Barbecue Beers – Best of a Bad Bunch

Often, while turning sausages at the grill in the Great British sunshine, one will be faced with a tough dilemma. Do you stay true to your principles and refuse all lager, or do you relent just this once and enjoy a cool, mostly tasteless brew from the fridge?

Another time I’ll come back with a review of different ales to fill this need. But for now, let’s take a look at some of the lager options currently on offer.

The Good, the Bad, and the…actually you know what? They’re all the Bad.

Stella Artois

With such a fancy name and such expensive branding, you might expect Stella to be smooth and sophisticated. It is nothing of the sort. Rough and bitter, it is difficult to distinguish from smell alone whether a glass is filled with Stella pre- or post-drinking. One to avoid if possible. 0/5

Kronenbourg 1664

Kron gets a bad reputation from its peers, despite being an overall passable beer. It’s smooth, has a (very) slight hint of malt and, I guess via a technicality, is very well balanced (nothing balances with nothing, after all). Its advantage is also its downfall. Kron is simple, basic, boring.  1/5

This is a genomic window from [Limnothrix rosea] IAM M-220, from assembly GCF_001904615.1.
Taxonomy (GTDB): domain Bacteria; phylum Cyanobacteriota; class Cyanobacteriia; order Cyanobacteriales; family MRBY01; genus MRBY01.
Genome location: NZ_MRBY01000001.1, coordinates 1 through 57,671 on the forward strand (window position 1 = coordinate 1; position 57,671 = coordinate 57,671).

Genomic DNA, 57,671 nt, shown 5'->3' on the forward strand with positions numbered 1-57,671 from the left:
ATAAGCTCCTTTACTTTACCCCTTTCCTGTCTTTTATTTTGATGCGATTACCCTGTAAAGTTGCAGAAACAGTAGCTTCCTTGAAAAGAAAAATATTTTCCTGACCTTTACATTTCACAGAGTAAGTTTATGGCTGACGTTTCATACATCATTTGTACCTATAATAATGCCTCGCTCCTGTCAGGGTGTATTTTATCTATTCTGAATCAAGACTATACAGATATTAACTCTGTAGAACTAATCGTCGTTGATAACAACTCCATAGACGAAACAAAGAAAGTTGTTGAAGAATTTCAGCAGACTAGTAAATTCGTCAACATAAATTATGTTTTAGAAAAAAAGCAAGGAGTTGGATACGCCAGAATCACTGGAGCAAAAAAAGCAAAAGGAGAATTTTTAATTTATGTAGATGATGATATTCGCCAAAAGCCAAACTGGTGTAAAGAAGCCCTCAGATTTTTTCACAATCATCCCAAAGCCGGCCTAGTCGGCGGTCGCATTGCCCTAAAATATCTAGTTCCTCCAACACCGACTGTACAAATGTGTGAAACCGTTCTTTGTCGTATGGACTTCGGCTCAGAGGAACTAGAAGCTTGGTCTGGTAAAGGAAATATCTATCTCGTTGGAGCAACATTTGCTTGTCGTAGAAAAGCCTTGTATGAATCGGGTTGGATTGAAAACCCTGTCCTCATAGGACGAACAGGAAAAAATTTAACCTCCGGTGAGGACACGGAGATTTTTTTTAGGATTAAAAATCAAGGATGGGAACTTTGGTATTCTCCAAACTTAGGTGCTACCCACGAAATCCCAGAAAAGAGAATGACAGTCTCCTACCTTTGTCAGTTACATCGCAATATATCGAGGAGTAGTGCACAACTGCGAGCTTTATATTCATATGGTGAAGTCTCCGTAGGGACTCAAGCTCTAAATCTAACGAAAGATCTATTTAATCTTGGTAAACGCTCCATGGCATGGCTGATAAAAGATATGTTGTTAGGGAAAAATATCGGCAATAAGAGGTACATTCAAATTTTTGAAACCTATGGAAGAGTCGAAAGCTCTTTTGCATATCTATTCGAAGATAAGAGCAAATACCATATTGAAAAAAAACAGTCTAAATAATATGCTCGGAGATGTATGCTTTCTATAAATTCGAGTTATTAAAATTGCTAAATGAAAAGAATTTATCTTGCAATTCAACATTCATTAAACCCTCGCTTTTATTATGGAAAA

Bemused by all the Aussie-weighted advertising, I ran Fosters past some Australian friends to determine what they thought. Their verdict? “This isn’t even beer, it’s shite”. 0/5 


The “king of beers” is a pretty impressive title, so I went into this bottle expecting to be disappointed. I wasn’t expecting to be disappointed quite so much. Kronembourg and Fosters were underwhelming, but at least those flavourless beers tasted as though they had at least one natural ingredient.

Budweiser tastes and feels like it was sourced from the udder of a great unnatural machine. If the giant mechanical baby head from the Matrix: Revolutions existed in real life, this is what it would drink. 0/5


And finally – Corona. Interesting, fruity, fresh, zesty. It’s not a perfect beer, but after stomaching several pints of tasteless dross, this is a nice change. It wins against the others by actually tasting of something, of taking a stand against uniform marketing blandness.

The fact that it’s acceptable – nay, encouraged – to stuff a lime down the bottleneck has the dual benefit of making this beer both a summer favourite and one of your five a day. Not the perfect beer, but at a cookout in the sun? Yes, this will do. 2/5

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